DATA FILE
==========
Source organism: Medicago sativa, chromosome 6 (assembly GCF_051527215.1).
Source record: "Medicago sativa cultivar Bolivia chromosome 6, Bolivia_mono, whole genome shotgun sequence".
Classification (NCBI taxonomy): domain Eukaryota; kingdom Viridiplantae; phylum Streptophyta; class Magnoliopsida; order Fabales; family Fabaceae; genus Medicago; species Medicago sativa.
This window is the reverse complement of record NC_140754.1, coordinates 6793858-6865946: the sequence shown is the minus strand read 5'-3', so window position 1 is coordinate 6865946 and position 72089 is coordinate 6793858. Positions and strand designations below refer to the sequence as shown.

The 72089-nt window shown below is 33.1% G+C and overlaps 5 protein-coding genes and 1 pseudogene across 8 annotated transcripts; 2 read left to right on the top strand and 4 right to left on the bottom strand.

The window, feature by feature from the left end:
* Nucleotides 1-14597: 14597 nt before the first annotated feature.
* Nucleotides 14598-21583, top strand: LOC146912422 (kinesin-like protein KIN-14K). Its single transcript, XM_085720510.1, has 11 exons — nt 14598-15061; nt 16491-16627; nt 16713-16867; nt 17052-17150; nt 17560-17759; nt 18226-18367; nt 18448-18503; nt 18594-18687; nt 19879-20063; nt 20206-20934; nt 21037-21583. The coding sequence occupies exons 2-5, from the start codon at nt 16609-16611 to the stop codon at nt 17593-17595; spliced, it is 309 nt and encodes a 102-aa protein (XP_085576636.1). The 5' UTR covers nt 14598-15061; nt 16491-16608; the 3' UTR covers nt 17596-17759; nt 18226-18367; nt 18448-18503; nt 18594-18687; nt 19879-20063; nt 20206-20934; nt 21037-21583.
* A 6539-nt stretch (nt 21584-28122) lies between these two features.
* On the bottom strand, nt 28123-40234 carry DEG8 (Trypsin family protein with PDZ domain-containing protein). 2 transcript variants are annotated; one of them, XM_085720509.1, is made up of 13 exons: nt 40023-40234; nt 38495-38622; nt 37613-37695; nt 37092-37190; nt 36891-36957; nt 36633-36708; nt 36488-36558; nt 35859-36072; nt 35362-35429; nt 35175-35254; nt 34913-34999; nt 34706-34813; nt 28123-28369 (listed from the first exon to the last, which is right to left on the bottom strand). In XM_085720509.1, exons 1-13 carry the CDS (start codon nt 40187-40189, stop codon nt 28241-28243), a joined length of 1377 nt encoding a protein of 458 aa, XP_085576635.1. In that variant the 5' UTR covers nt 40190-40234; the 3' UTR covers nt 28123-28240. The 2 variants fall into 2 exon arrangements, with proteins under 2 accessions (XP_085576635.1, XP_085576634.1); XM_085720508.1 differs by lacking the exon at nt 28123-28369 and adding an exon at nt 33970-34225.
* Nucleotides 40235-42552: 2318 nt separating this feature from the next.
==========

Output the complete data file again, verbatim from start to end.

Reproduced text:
Source organism: Medicago sativa, chromosome 6 (assembly GCF_051527215.1).
Source record: "Medicago sativa cultivar Bolivia chromosome 6, Bolivia_mono, whole genome shotgun sequence".
Classification (NCBI taxonomy): domain Eukaryota; kingdom Viridiplantae; phylum Streptophyta; class Magnoliopsida; order Fabales; family Fabaceae; genus Medicago; species Medicago sativa.
This window is the reverse complement of record NC_140754.1, coordinates 6793858-6865946: the sequence shown is the minus strand read 5'-3', so window position 1 is coordinate 6865946 and position 72089 is coordinate 6793858. Positions and strand designations below refer to the sequence as shown.

The 72089-nt window shown below is 33.1% G+C and overlaps 5 protein-coding genes and 1 pseudogene across 8 annotated transcripts; 2 read left to right on the top strand and 4 right to left on the bottom strand.

The window, feature by feature from the left end:
* Nucleotides 1-14597: 14597 nt before the first annotated feature.
* Nucleotides 14598-21583, top strand: LOC146912422 (kinesin-like protein KIN-14K). Its single transcript, XM_085720510.1, has 11 exons — nt 14598-15061; nt 16491-16627; nt 16713-16867; nt 17052-17150; nt 17560-17759; nt 18226-18367; nt 18448-18503; nt 18594-18687; nt 19879-20063; nt 20206-20934; nt 21037-21583. The coding sequence occupies exons 2-5, from the start codon at nt 16609-16611 to the stop codon at nt 17593-17595; spliced, it is 309 nt and encodes a 102-aa protein (XP_085576636.1). The 5' UTR covers nt 14598-15061; nt 16491-16608; the 3' UTR covers nt 17596-17759; nt 18226-18367; nt 18448-18503; nt 18594-18687; nt 19879-20063; nt 20206-20934; nt 21037-21583.
* A 6539-nt stretch (nt 21584-28122) lies between these two features.
* On the bottom strand, nt 28123-40234 carry DEG8 (Trypsin family protein with PDZ domain-containing protein). 2 transcript variants are annotated; one of them, XM_085720509.1, is made up of 13 exons: nt 40023-40234; nt 38495-38622; nt 37613-37695; nt 37092-37190; nt 36891-36957; nt 36633-36708; nt 36488-36558; nt 35859-36072; nt 35362-35429; nt 35175-35254; nt 34913-34999; nt 34706-34813; nt 28123-28369 (listed from the first exon to the last, which is right to left on the bottom strand). In XM_085720509.1, exons 1-13 carry the CDS (start codon nt 40187-40189, stop codon nt 28241-28243), a joined length of 1377 nt encoding a protein of 458 aa, XP_085576635.1. In that variant the 5' UTR covers nt 40190-40234; the 3' UTR covers nt 28123-28240. The 2 variants fall into 2 exon arrangements, with proteins under 2 accessions (XP_085576635.1, XP_085576634.1); XM_085720508.1 differs by lacking the exon at nt 28123-28369 and adding an exon at nt 33970-34225.
* Nucleotides 40235-42552: 2318 nt separating this feature from the next.